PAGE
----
Angela Kabiru wished to follow up her earlier blog on cultural appropriation so here she is again. Angela is a researcher at National Museums Kenya, she has a particular interest in landscape archaeology, prehistoric beads and cultural tourism. She writes:
Cambridge is at it again.
A few months after the cancellation of Pembroke College’s ‘Around The World in 80 Days’ party in March, Queens College decided to host an ‘African themed’ formal dinner which was also met with criticism of cultural appropriation. You can read press coverage in the Metro and RT.
You see, the organizers decided to serve cuisine from Senegal, Morocco, South Africa and Nigeria. Never mind that Nigeria is in the West, Morocco is in the North and South Africa is, er, obviously in the South. No representation from Central or Eastern Africa. This proves one thing; that the perception of Africa being one expansive country is still alivet, and that certain people cannot be bothered to learn a little about African boundaries. I do not blame this on ignorance. At the University level, are well aware of resources such as Wikipedia, to enlighten them just a little bit on Africa, her peoples and boundaries that our European friends drew at the Berlin conference of 1884. These lines on a map were drawn without local consultation; after all, Africans were still lacking in Civilization. So the good people cut entire communities in two or three, and destroyed many centuries of social organizations. And Africans were denied their rights; the right to practice their own culture and to be who they have always been. They tell us about human rights. Whose rights? When the British introduced their ‘divide and rule’ and the French assimilation policies, it was because they wanted Africans to be totally under their control because Africans had no rights. What the Europeans saw was black, primitive and totally lacking in culture. I am surprised we talk about African Cuisine; if you ask Lugard, he will tell you Africans were cannibals whose only job was to reproduce (I am being polite here). Ah, but I digress.
So then, other people have always viewed Africa as one undifferentiated continent without countries. Haven’t you met someone who thinks Nairobi is in Nigeria and never heard of a country called ‘Uganda’? But hey, if you mention Idi Amin there is some recollection, only they cannot figure out what corner of Africa they came from. So then if Africa is one country, then we share a common cuisine. If there are obvious differences between Spain, Germany and France within a very small geographical area, how can you expect 4 cuisines to represent all of Africa?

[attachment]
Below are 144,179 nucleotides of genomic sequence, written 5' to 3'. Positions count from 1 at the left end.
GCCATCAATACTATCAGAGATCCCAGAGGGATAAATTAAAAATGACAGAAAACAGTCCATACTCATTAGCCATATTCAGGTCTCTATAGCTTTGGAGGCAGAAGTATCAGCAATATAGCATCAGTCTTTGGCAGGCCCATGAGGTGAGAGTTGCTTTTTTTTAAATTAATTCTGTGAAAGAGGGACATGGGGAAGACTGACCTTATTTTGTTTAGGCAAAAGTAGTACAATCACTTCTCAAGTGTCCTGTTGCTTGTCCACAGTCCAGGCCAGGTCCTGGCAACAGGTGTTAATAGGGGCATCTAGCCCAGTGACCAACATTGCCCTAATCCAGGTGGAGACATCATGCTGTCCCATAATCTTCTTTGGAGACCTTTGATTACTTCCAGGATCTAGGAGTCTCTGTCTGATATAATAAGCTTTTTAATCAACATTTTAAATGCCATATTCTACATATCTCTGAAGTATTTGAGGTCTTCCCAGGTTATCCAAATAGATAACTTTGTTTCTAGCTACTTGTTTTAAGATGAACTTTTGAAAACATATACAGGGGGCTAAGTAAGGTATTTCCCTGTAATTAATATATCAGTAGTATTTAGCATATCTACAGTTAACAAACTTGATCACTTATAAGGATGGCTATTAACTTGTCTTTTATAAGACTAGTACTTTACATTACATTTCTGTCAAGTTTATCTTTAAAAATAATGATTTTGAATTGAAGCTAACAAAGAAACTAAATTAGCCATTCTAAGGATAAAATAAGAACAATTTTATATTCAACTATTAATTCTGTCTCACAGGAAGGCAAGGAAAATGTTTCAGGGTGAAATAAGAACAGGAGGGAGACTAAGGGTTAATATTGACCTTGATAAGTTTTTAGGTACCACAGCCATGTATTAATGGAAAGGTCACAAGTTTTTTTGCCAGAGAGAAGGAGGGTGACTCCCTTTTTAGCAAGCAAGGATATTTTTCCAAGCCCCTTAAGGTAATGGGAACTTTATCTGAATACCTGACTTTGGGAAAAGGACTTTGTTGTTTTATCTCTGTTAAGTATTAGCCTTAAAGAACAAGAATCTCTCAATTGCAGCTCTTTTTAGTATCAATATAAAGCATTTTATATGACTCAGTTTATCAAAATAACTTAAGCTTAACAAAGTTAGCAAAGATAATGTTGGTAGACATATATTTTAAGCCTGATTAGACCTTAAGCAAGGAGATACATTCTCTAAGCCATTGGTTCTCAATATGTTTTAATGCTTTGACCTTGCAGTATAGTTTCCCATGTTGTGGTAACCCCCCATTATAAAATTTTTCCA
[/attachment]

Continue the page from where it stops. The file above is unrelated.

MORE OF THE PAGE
And then to make matters worse, assume that since Kiswahili is an African language, it is spoken by all Africans! Invitations to the said dinner used Swahili phrases. “Hakuna Matata,” and urged students to bring their “rafikis,”along.” These phrases were popularized by the movie ‘Lion King’. This is where it really hurts- that Africa is recognized more for her animals that her people. Actually, we are proud of our animals as well, ignore the fact Africa is also thought of as an expansive Game park. The interesting thing about this dinner is that none of the countries where Kiswahili is spoken was represented. So East Africans have no cuisine at all- we are still at the hunting and gathering stage.
Like I said, I do not blame the current state of affairs on ignorance, but indifference. The Merriam-Webster dictionary defines indifference as a lack of interest in or concern about something: an indifferent attitude or feeling, or absence of compulsion to or toward one thing or another. Nobody cares about what Africans think or feel.
Halimatou Hima, President of the Cambridge University African Society noted that efforts to work with the organizers on the event failed due to a communication breakdown. Alice Davidson, a student writing on the student feminist blog FlyGirlsofCambridge, termed the event as an example of cultural appropriation rather than appreciation. I couldn’t agree more. According to Davidson, this might have been avoided “if the initiative had come from members of the African Society Cambridge themselves, who could then determine the menu and terms of cultural exchange rather than being invited as a token afterthought.” I agree.
She also argued that the organizers were misguided in lumping together an entire continent while serving dishes from just four countries and suggested the formal ought to have been “more honestly named ‘West African’ or ‘South African’ themed, rather than attempting to reduce an entire continent into 3 courses.” I totally agree.
As if this was not bad enough, the formal dinner was to be held in a hall “filled with portraits of white people.” Hahaha. The colonial master still watches over their subjects.
Cambridge is a well respected institution of higher learning. They should in future avoid little embarrassing events such as this. As Halimatou notes, there are historical (and ongoing) prejudices that have defined interactions with the African continent and its peoples; racial prejudice is not something they want Student activists to accuse them of.